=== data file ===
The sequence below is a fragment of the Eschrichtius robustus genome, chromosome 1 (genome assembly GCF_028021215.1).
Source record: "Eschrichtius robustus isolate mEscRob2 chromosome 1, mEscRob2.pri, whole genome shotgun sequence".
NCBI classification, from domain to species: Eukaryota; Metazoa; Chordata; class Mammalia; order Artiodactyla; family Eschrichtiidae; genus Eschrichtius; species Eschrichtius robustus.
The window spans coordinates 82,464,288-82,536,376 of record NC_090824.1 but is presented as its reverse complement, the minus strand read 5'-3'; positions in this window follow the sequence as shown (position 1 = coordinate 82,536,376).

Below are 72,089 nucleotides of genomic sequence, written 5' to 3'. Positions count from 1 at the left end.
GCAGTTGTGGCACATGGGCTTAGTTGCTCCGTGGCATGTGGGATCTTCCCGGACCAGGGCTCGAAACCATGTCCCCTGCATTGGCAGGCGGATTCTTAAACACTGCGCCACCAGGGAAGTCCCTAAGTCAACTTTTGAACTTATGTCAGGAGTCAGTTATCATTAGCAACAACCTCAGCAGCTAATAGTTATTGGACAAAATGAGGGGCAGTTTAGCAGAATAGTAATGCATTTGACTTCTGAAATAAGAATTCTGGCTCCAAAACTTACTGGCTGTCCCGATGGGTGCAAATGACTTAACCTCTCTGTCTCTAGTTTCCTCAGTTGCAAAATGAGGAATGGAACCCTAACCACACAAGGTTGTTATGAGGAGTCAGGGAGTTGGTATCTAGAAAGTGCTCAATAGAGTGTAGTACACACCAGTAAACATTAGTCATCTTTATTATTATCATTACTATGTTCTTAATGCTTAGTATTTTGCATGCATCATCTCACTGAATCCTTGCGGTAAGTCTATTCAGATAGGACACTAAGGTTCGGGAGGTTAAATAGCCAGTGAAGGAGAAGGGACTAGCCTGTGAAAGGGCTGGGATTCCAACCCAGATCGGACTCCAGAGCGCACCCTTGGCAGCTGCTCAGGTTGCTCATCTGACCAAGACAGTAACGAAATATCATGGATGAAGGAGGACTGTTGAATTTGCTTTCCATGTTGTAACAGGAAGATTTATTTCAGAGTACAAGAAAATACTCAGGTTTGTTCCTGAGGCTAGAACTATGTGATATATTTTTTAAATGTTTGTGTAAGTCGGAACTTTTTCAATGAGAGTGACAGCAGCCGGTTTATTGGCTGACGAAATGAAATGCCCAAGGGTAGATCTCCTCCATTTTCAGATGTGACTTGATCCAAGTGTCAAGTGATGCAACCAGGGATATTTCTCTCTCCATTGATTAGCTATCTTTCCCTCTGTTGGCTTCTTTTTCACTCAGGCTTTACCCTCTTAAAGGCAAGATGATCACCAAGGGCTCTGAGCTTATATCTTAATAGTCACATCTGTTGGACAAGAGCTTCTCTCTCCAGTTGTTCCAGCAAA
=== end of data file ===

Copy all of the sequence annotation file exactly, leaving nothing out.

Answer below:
The sequence below is a fragment of the Eschrichtius robustus genome, chromosome 1 (genome assembly GCF_028021215.1).
Source record: "Eschrichtius robustus isolate mEscRob2 chromosome 1, mEscRob2.pri, whole genome shotgun sequence".
NCBI classification, from domain to species: Eukaryota; Metazoa; Chordata; class Mammalia; order Artiodactyla; family Eschrichtiidae; genus Eschrichtius; species Eschrichtius robustus.
The window spans coordinates 82,464,288-82,536,376 of record NC_090824.1 but is presented as its reverse complement, the minus strand read 5'-3'; positions in this window follow the sequence as shown (position 1 = coordinate 82,536,376).

Below are 72,089 nucleotides of genomic sequence, written 5' to 3'. Positions count from 1 at the left end.
GCAGTTGTGGCACATGGGCTTAGTTGCTCCGTGGCATGTGGGATCTTCCCGGACCAGGGCTCGAAACCATGTCCCCTGCATTGGCAGGCGGATTCTTAAACACTGCGCCACCAGGGAAGTCCCTAAGTCAACTTTTGAACTTATGTCAGGAGTCAGTTATCATTAGCAACAACCTCAGCAGCTAATAGTTATTGGACAAAATGAGGGGCAGTTTAGCAGAATAGTAATGCATTTGACTTCTGAAATAAGAATTCTGGCTCCAAAACTTACTGGCTGTCCCGATGGGTGCAAATGACTTAACCTCTCTGTCTCTAGTTTCCTCAGTTGCAAAATGAGGAATGGAACCCTAACCACACAAGGTTGTTATGAGGAGTCAGGGAGTTGGTATCTAGAAAGTGCTCAATAGAGTGTAGTACACACCAGTAAACATTAGTCATCTTTATTATTATCATTACTATGTTCTTAATGCTTAGTATTTTGCATGCATCATCTCACTGAATCCTTGCGGTAAGTCTATTCAGATAGGACACTAAGGTTCGGGAGGTTAAATAGCCAGTGAAGGAGAAGGGACTAGCCTGTGAAAGGGCTGGGATTCCAACCCAGATCGGACTCCAGAGCGCACCCTTGGCAGCTGCTCAGGTTGCTCATCTGACCAAGACAGTAACGAAATATCATGGATGAAGGAGGACTGTTGAATTTGCTTTCCATGTTGTAACAGGAAGATTTATTTCAGAGTACAAGAAAATACTCAGGTTTGTTCCTGAGGCTAGAACTATGTGATATATTTTTTAAATGTTTGTGTAAGTCGGAACTTTTTCAATGAGAGTGACAGCAGCCGGTTTATTGGCTGACGAAATGAAATGCCCAAGGGTAGATCTCCTCCATTTTCAGATGTGACTTGATCCAAGTGTCAAGTGATGCAACCAGGGATATTTCTCTCTCCATTGATTAGCTATCTTTCCCTCTGTTGGCTTCTTTTTCACTCAGGCTTTACCCTCTTAAAGGCAAGATGATCACCAAGGGCTCTGAGCTTATATCTTAATAGTCACATCTGTTGGACAAGAGCTTCTCTCTCCAGTTGTTCCAGCAAA